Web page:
Into the Woods Cyndi Lavin, 2017 Prints for sale I used a batik-style background for this piece. The instructions can be found at the link above. It's super-easy to do, using waxed paper and some non-waterproof black ink . After adhering the textured paper to your substrate and ironing it, I would advise adding a few coats of acrylic spray to prevent any running. I used heavy-bodied acrylics diluted with water (not medium) in the following colors: Permanent violet dark , Quinacridone magenta , Hansa yellow medium , Phthalo green , and Ultramarine blue . I spread it around on my piece using pipettes . I used paper towels to blot it frequently, and to build up layers of color. After drying thoroughly, I spritzed the piece with water and used regular water proof India ink in a pipette to drip the trees and add thinner branches. I let it dry and then adjusted the paint colors as needed. This post contains affiliate links. Copyright 2017 Cyndi Lavin. All r
Amethyst tree necklace tutorial Tutorials covering topics like wearable art, beading, beaded jewelry, etc generally reside on the Beading Arts blog. Every so often, I like to give you a list of them here in case any of the topics interest you! Here is the first installment in chronological order: Bead embroidered rhodochrosite pendant Amethyst tree necklace tutorial (3 parts) Pearl and crystal cuff bracelet A simple spiral rope in blue Bracelet projects - wirework Bracelet projects - fiber Bracelet projects - beadweaving and stringing Bracelet projects - bead embroidery, part one Bracelet projects - bead embroidery, part two Bracelet projects - mixed media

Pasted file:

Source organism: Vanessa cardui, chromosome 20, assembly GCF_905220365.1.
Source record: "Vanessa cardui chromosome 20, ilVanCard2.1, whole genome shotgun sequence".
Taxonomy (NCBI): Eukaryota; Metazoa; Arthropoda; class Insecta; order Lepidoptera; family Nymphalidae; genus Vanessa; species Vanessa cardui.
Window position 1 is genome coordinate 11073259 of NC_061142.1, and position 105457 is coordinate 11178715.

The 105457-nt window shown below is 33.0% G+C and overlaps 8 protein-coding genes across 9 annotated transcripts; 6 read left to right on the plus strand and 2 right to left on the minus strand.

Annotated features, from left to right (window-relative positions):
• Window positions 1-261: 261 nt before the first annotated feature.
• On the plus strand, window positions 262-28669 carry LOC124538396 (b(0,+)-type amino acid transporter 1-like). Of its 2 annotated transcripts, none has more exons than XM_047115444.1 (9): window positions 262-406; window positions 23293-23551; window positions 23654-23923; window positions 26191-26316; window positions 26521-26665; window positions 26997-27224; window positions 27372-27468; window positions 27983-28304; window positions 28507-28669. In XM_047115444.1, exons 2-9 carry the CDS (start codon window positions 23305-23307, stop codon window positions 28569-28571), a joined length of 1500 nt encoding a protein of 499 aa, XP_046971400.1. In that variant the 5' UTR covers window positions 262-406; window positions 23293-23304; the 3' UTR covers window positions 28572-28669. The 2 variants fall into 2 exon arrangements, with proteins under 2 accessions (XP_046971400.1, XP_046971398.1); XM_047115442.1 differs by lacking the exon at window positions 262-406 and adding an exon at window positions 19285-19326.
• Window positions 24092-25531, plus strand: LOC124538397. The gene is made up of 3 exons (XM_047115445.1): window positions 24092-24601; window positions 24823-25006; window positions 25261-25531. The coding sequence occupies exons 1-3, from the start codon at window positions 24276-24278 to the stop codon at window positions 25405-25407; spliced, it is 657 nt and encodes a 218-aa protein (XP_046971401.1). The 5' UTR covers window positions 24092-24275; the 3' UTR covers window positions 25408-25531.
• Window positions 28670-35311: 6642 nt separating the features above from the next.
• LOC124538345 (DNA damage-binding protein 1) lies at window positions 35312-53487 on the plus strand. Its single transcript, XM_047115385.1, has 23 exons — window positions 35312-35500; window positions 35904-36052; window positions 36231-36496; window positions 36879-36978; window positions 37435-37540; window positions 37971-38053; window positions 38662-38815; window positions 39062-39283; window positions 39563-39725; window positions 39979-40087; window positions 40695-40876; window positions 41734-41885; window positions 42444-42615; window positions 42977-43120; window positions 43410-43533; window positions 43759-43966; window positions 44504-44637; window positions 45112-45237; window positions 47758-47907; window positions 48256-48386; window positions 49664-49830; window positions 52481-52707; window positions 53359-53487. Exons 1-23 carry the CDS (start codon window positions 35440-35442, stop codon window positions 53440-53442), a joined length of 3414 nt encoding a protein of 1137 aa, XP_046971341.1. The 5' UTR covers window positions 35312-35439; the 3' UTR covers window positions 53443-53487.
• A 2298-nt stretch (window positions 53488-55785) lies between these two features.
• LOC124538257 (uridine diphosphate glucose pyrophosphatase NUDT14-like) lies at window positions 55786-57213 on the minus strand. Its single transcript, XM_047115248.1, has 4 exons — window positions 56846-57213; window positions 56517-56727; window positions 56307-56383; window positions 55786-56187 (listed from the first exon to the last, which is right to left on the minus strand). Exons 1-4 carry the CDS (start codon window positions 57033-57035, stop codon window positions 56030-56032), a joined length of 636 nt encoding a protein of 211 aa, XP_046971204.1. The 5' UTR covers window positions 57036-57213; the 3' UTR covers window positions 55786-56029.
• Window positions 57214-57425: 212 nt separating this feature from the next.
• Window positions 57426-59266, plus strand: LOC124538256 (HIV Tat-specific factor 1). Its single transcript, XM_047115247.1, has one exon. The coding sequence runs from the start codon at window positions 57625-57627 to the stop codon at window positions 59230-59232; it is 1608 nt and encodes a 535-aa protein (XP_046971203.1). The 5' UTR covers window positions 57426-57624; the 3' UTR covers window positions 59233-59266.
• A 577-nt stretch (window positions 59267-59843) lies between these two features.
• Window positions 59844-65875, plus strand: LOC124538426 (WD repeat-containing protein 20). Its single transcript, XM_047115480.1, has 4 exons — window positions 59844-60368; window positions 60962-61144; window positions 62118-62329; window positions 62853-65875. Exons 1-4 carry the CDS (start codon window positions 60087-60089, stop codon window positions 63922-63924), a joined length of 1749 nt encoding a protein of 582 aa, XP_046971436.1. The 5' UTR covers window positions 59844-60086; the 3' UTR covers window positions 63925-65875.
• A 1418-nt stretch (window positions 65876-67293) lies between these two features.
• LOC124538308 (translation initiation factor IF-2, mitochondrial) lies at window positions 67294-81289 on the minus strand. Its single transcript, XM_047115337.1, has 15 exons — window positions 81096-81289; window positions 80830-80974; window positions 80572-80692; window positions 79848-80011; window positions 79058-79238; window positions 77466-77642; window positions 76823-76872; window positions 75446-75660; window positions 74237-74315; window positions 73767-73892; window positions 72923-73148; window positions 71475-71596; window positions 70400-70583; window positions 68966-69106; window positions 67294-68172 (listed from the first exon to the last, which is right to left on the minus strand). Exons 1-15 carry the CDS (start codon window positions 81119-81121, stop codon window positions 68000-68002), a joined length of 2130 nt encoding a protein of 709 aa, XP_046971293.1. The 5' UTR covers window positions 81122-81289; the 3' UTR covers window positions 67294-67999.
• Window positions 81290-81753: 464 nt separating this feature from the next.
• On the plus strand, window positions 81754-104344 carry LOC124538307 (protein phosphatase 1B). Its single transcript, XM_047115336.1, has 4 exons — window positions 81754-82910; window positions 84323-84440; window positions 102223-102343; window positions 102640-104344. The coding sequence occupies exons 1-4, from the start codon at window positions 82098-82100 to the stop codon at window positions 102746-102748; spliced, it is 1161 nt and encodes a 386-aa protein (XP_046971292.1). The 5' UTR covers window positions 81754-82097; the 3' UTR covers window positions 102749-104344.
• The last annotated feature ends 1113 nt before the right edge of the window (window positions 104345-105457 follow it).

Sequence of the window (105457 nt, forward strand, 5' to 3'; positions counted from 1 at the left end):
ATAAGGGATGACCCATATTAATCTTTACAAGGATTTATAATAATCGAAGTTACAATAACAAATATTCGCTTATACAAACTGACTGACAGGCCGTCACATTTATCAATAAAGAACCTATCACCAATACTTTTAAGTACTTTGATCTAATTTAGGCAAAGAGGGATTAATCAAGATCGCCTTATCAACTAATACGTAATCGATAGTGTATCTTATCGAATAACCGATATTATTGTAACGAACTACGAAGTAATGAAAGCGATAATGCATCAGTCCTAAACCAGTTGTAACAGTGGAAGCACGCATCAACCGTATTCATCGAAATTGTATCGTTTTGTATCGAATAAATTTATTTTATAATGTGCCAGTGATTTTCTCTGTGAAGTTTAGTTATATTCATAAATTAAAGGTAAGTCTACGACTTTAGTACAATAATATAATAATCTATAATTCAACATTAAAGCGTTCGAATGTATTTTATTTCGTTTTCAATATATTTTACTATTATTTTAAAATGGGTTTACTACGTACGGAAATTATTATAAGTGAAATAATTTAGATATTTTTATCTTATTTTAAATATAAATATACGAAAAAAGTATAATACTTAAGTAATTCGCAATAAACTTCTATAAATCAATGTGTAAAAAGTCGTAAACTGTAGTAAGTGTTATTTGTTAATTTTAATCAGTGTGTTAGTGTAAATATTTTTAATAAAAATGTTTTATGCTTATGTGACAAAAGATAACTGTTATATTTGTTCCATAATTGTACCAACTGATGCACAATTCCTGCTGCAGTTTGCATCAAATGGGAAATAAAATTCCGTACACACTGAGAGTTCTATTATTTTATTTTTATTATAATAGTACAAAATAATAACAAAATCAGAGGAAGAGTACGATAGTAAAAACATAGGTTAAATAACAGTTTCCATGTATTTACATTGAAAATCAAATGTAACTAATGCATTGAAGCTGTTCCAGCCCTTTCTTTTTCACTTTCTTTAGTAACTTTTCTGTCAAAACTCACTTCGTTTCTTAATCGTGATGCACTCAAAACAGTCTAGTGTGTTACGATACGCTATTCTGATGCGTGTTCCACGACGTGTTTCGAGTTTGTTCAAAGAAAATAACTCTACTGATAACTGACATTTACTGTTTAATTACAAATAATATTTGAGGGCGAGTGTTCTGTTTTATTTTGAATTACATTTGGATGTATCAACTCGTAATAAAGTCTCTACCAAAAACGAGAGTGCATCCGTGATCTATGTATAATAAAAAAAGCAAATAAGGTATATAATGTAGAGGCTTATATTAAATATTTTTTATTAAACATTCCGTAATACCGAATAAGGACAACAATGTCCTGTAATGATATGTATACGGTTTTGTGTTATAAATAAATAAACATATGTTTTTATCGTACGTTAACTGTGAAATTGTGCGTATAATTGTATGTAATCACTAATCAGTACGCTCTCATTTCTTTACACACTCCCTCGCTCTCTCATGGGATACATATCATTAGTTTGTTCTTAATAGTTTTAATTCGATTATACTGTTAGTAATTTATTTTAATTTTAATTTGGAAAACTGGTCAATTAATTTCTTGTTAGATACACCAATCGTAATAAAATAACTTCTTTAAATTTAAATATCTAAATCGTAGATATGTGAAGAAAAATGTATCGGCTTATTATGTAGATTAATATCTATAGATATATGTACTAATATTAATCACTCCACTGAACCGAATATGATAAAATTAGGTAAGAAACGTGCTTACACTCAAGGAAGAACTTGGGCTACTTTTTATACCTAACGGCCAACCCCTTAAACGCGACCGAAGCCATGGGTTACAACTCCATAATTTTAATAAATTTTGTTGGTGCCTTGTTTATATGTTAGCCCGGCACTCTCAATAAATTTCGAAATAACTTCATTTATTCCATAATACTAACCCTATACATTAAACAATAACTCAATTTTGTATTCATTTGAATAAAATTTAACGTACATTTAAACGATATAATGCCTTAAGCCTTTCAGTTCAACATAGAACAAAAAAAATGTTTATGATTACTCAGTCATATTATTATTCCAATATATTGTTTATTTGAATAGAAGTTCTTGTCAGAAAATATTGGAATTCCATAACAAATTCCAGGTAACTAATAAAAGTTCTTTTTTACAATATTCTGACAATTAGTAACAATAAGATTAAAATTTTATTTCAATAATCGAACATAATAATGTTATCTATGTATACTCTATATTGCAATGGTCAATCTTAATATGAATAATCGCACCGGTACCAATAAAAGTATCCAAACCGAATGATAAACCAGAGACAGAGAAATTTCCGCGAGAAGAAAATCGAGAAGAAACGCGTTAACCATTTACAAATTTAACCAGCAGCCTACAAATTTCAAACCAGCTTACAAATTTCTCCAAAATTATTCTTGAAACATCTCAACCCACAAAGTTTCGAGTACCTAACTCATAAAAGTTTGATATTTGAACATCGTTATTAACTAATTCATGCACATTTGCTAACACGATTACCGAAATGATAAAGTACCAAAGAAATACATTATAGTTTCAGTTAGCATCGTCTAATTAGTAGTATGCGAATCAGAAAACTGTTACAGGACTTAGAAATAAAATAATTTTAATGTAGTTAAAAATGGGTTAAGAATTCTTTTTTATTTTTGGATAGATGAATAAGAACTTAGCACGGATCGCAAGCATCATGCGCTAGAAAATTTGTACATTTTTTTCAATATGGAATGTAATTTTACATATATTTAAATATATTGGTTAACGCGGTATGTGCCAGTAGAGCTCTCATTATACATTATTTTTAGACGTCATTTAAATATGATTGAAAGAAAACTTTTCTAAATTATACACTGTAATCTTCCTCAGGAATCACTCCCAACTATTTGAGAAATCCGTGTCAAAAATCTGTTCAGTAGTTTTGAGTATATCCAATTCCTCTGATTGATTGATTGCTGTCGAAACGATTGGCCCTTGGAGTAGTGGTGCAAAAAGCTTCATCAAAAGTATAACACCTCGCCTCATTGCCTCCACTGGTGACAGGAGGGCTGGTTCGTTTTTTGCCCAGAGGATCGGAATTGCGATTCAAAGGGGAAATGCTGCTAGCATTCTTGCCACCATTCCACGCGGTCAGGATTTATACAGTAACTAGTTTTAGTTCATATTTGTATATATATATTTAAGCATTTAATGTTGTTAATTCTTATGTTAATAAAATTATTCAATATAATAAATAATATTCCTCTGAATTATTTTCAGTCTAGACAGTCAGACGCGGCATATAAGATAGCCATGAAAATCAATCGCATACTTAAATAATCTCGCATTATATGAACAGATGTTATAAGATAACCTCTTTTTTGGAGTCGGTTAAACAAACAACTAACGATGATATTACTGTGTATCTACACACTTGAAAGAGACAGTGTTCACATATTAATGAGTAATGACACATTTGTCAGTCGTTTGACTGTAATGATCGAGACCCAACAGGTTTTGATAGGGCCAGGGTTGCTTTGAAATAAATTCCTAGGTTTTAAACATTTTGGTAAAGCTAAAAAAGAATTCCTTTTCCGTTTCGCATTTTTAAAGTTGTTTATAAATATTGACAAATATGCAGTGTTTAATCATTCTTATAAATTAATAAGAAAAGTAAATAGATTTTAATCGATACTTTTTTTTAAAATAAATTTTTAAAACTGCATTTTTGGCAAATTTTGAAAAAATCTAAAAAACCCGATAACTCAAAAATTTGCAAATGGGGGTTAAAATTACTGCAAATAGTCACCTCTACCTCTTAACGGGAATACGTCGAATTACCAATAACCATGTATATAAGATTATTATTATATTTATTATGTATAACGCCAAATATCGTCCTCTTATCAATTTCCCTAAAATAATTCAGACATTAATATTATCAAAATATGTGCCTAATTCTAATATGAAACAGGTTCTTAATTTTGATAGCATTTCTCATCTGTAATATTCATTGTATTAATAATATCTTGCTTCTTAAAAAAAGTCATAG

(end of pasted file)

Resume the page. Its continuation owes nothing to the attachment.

Last week I talked a little about adding some depth to an abstract by shading the elements in a way that draws the eye into the picture rather than just across it. Today's piece uses the same technique with a different color palette, and in a much larger size so that the elements could be spread out a bit more. I wanted to see if that would make a difference in the perception of depth. The background was rolled with Green gold and allowed to dry. I then painted around the center, moving outward, with Sap green , Phthalo green , and Turquoise phthalo , these three being both mixed with white gesso and plain. I then dripped in the most "distant" trees, white ink with a couple drops of turquoise paint. After they dried, I sponged the whole piece lightly with Iridescent copper (not shown above). The next step is to drip in the "middle distance" elements, this time mixing the white ink with a bit less turquoise. When they were dry, I